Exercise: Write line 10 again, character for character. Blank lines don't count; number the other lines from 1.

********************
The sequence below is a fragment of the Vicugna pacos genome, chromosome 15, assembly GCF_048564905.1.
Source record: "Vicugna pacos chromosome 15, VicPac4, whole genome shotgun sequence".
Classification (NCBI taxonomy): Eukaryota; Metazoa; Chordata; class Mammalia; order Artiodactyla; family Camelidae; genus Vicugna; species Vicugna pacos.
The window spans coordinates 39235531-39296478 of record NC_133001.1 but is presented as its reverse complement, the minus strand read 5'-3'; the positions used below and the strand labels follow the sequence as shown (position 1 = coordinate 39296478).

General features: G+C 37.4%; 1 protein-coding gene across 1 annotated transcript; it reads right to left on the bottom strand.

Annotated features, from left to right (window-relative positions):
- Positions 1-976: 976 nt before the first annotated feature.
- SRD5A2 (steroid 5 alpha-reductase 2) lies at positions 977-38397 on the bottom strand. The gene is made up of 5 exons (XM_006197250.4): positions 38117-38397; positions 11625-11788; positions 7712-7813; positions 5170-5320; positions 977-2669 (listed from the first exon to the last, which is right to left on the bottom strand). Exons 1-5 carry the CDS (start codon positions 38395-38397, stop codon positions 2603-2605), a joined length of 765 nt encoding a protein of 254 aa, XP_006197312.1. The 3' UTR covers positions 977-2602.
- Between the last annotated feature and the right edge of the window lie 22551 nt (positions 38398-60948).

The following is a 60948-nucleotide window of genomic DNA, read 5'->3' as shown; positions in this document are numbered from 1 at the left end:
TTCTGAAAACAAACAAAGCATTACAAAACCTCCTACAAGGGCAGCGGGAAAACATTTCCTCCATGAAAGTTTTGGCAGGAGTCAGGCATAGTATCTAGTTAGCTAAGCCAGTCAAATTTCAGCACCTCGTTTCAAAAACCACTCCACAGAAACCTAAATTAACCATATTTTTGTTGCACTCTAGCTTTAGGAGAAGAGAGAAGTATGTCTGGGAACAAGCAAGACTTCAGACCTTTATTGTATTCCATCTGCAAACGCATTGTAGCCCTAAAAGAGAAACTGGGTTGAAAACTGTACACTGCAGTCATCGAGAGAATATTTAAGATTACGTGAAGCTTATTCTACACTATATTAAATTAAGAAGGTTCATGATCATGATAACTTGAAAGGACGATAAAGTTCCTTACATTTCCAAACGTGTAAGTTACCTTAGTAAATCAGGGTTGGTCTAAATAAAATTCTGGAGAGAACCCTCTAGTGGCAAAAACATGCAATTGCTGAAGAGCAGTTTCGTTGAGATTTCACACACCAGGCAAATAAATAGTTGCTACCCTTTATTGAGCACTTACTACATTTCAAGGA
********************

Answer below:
The following is a 60948-nucleotide window of genomic DNA, read 5'->3' as shown; positions in this document are numbered from 1 at the left end: